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This paper proposes that major determinants of allocation of women's time are social norms that regulate the economic activities of women. Our emphasis on norms contrasts with approaches that view time allocation as determined by household-level economic variables. Using data from Burkina Faso, we show that social norms significantly explain differences in patterns of time allocation between two ethnic groups: Mossi and Bwa. Econometric results show women from the two groups exhibiting different responses to changes in farm capital. Implications are that policies that foster changes in social norms may have more permanent effects on altering women's behavior.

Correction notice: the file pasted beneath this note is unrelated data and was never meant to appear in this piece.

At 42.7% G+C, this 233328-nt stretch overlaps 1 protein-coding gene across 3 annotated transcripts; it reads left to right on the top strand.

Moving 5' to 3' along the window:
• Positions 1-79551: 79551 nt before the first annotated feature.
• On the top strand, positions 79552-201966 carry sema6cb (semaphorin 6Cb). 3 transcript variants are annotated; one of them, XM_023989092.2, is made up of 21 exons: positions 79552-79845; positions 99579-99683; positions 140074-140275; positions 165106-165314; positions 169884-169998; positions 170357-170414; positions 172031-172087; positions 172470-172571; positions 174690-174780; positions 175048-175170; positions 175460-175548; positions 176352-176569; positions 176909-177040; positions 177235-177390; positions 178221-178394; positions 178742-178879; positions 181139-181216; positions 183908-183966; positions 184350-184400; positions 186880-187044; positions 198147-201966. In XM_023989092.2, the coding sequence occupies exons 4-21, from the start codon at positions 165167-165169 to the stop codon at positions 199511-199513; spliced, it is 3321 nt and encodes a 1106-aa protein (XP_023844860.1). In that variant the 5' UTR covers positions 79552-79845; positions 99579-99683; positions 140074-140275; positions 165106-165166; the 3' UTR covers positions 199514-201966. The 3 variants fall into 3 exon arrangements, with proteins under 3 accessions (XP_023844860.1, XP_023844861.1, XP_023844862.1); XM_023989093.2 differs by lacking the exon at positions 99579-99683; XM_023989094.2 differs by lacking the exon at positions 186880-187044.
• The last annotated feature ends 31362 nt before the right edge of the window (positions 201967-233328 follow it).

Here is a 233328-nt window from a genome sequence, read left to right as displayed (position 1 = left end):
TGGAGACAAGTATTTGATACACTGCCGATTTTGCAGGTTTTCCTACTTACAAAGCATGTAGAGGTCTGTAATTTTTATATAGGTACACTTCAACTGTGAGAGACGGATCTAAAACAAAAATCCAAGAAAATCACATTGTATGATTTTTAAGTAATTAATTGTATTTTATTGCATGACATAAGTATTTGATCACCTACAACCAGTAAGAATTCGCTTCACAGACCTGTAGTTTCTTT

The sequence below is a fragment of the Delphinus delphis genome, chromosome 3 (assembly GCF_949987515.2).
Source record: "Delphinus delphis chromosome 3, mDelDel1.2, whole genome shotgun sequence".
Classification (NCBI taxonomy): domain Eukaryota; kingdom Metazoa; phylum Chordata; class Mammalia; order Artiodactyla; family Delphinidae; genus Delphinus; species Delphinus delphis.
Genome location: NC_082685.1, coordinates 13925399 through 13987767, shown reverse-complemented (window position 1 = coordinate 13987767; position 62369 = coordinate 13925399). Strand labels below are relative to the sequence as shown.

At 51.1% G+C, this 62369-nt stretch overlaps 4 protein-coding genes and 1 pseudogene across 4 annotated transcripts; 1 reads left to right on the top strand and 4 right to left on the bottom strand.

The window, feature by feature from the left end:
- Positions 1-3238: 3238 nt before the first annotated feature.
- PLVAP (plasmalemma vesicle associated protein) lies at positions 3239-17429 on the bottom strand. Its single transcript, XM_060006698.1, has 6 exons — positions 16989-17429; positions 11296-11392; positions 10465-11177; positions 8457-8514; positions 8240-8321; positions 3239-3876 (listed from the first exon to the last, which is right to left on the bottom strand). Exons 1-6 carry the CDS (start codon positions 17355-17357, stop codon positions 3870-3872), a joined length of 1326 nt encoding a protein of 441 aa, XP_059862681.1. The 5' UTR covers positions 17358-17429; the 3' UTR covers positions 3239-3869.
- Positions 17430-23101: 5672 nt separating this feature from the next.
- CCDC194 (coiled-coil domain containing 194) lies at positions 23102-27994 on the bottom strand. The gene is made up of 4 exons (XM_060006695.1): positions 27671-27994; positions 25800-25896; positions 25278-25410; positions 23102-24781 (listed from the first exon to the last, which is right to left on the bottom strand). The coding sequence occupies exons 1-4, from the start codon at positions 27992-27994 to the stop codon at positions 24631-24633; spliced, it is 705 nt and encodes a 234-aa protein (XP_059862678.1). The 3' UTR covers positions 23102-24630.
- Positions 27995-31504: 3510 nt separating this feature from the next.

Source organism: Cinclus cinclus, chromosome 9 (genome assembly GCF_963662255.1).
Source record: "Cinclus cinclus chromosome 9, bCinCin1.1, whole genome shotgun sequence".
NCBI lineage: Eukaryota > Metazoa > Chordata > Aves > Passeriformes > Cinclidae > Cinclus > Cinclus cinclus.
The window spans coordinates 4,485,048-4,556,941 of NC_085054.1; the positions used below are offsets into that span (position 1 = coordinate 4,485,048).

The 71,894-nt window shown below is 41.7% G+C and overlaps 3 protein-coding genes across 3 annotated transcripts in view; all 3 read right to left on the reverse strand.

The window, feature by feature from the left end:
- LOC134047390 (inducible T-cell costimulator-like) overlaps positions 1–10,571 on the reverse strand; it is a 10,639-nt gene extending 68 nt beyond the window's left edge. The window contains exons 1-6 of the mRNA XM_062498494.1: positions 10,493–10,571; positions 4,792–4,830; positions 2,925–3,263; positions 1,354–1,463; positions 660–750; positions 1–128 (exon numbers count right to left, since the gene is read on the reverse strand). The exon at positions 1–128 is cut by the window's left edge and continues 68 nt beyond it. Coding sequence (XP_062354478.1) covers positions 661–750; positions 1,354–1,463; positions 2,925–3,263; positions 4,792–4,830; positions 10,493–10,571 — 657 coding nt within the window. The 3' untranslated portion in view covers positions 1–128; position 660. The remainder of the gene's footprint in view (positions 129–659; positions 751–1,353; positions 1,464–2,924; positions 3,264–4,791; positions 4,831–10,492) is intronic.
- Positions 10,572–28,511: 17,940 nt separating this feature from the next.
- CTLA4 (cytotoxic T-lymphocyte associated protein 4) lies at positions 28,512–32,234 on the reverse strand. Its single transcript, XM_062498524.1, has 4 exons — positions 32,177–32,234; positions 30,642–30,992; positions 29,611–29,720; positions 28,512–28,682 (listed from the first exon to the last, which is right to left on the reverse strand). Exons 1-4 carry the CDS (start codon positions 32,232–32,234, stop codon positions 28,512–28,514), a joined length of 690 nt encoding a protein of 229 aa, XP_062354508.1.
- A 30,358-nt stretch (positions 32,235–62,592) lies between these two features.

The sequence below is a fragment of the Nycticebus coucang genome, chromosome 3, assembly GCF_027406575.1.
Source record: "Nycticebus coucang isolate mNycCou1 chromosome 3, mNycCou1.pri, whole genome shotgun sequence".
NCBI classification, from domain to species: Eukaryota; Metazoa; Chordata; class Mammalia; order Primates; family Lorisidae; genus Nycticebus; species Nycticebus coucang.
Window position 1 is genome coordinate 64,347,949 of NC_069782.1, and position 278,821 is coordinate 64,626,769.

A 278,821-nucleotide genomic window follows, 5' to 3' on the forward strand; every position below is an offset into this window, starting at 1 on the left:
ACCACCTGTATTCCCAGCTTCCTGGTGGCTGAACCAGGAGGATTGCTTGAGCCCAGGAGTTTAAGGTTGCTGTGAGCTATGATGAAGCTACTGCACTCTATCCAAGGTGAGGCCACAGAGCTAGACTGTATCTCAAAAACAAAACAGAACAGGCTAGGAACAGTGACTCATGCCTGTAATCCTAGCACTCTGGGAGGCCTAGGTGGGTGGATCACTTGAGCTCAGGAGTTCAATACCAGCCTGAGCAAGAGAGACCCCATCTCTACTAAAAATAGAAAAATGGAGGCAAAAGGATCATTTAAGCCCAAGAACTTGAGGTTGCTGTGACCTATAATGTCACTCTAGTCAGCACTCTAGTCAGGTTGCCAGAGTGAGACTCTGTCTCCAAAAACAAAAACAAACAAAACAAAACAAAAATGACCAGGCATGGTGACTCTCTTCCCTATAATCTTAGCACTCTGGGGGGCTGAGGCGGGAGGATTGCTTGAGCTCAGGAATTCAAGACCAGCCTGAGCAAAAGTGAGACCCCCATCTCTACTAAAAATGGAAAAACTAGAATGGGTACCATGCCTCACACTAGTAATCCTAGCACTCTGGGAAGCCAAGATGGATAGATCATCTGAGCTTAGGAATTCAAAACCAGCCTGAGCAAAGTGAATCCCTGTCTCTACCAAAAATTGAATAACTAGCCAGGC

This is the accepted version of the following article: Michael Kevane and Bruce Wydick. Social Norms and the Time Allocation of Women's Labor in Burkina Faso. Review of Development Economics (February 2001), vol. 5, no. 1, pp. 119–129, which has been published in final form at

Presented at the U.C. Berkeley Development Economics Seminar by Kevane, October 1998. Appendix with Proofs and Derivations: .



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